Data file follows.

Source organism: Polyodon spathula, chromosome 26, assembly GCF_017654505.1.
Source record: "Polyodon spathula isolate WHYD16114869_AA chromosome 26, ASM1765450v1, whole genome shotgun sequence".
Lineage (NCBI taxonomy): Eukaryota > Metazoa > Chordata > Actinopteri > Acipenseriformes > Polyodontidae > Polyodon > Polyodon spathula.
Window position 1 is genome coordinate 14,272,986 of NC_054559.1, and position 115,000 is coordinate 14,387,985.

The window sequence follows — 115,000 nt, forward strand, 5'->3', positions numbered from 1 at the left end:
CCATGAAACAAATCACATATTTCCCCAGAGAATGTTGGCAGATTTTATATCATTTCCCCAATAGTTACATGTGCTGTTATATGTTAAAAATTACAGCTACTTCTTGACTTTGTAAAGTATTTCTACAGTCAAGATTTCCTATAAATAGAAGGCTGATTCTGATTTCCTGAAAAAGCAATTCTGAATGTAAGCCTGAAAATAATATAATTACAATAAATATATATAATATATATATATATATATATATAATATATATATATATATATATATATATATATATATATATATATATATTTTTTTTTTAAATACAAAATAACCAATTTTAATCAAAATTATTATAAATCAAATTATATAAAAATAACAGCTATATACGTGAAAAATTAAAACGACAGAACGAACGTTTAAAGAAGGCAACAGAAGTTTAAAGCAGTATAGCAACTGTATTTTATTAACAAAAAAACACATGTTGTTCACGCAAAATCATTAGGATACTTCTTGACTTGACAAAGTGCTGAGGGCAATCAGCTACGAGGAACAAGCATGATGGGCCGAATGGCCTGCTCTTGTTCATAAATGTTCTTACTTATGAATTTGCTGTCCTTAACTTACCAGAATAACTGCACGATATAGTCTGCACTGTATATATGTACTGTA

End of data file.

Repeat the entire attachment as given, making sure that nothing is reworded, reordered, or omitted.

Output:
Source organism: Polyodon spathula, chromosome 26, assembly GCF_017654505.1.
Source record: "Polyodon spathula isolate WHYD16114869_AA chromosome 26, ASM1765450v1, whole genome shotgun sequence".
Lineage (NCBI taxonomy): Eukaryota > Metazoa > Chordata > Actinopteri > Acipenseriformes > Polyodontidae > Polyodon > Polyodon spathula.
Window position 1 is genome coordinate 14,272,986 of NC_054559.1, and position 115,000 is coordinate 14,387,985.

The window sequence follows — 115,000 nt, forward strand, 5'->3', positions numbered from 1 at the left end:
CCATGAAACAAATCACATATTTCCCCAGAGAATGTTGGCAGATTTTATATCATTTCCCCAATAGTTACATGTGCTGTTATATGTTAAAAATTACAGCTACTTCTTGACTTTGTAAAGTATTTCTACAGTCAAGATTTCCTATAAATAGAAGGCTGATTCTGATTTCCTGAAAAAGCAATTCTGAATGTAAGCCTGAAAATAATATAATTACAATAAATATATATAATATATATATATATATATATATAATATATATATATATATATATATATATATATATATATATATATATATTTTTTTTTTAAATACAAAATAACCAATTTTAATCAAAATTATTATAAATCAAATTATATAAAAATAACAGCTATATACGTGAAAAATTAAAACGACAGAACGAACGTTTAAAGAAGGCAACAGAAGTTTAAAGCAGTATAGCAACTGTATTTTATTAACAAAAAAACACATGTTGTTCACGCAAAATCATTAGGATACTTCTTGACTTGACAAAGTGCTGAGGGCAATCAGCTACGAGGAACAAGCATGATGGGCCGAATGGCCTGCTCTTGTTCATAAATGTTCTTACTTATGAATTTGCTGTCCTTAACTTACCAGAATAACTGCACGATATAGTCTGCACTGTATATATGTACTGTA